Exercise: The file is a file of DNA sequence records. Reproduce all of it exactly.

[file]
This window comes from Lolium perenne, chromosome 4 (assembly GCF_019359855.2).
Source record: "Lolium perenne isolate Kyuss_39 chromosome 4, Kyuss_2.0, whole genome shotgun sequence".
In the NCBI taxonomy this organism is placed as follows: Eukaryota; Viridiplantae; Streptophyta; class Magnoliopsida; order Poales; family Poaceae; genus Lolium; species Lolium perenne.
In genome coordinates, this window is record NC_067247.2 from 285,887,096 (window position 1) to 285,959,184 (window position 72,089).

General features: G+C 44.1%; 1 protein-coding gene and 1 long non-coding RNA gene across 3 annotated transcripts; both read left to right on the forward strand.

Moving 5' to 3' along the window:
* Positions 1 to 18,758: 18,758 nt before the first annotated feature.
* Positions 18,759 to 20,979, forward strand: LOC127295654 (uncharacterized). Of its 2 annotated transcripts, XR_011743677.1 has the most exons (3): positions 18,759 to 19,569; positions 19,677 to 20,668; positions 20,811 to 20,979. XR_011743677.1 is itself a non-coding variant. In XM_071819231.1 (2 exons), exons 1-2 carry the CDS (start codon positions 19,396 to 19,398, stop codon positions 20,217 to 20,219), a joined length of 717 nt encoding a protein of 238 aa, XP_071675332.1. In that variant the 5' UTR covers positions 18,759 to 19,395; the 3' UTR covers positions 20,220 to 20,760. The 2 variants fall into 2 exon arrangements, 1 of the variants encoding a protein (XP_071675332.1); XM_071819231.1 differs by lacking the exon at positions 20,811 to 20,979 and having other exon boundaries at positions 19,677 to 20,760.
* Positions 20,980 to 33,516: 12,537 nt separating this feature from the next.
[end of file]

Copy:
This window comes from Lolium perenne, chromosome 4 (assembly GCF_019359855.2).
Source record: "Lolium perenne isolate Kyuss_39 chromosome 4, Kyuss_2.0, whole genome shotgun sequence".
In the NCBI taxonomy this organism is placed as follows: Eukaryota; Viridiplantae; Streptophyta; class Magnoliopsida; order Poales; family Poaceae; genus Lolium; species Lolium perenne.
In genome coordinates, this window is record NC_067247.2 from 285,887,096 (window position 1) to 285,959,184 (window position 72,089).

General features: G+C 44.1%; 1 protein-coding gene and 1 long non-coding RNA gene across 3 annotated transcripts; both read left to right on the forward strand.

Moving 5' to 3' along the window:
* Positions 1 to 18,758: 18,758 nt before the first annotated feature.
* Positions 18,759 to 20,979, forward strand: LOC127295654 (uncharacterized). Of its 2 annotated transcripts, XR_011743677.1 has the most exons (3): positions 18,759 to 19,569; positions 19,677 to 20,668; positions 20,811 to 20,979. XR_011743677.1 is itself a non-coding variant. In XM_071819231.1 (2 exons), exons 1-2 carry the CDS (start codon positions 19,396 to 19,398, stop codon positions 20,217 to 20,219), a joined length of 717 nt encoding a protein of 238 aa, XP_071675332.1. In that variant the 5' UTR covers positions 18,759 to 19,395; the 3' UTR covers positions 20,220 to 20,760. The 2 variants fall into 2 exon arrangements, 1 of the variants encoding a protein (XP_071675332.1); XM_071819231.1 differs by lacking the exon at positions 20,811 to 20,979 and having other exon boundaries at positions 19,677 to 20,760.
* Positions 20,980 to 33,516: 12,537 nt separating this feature from the next.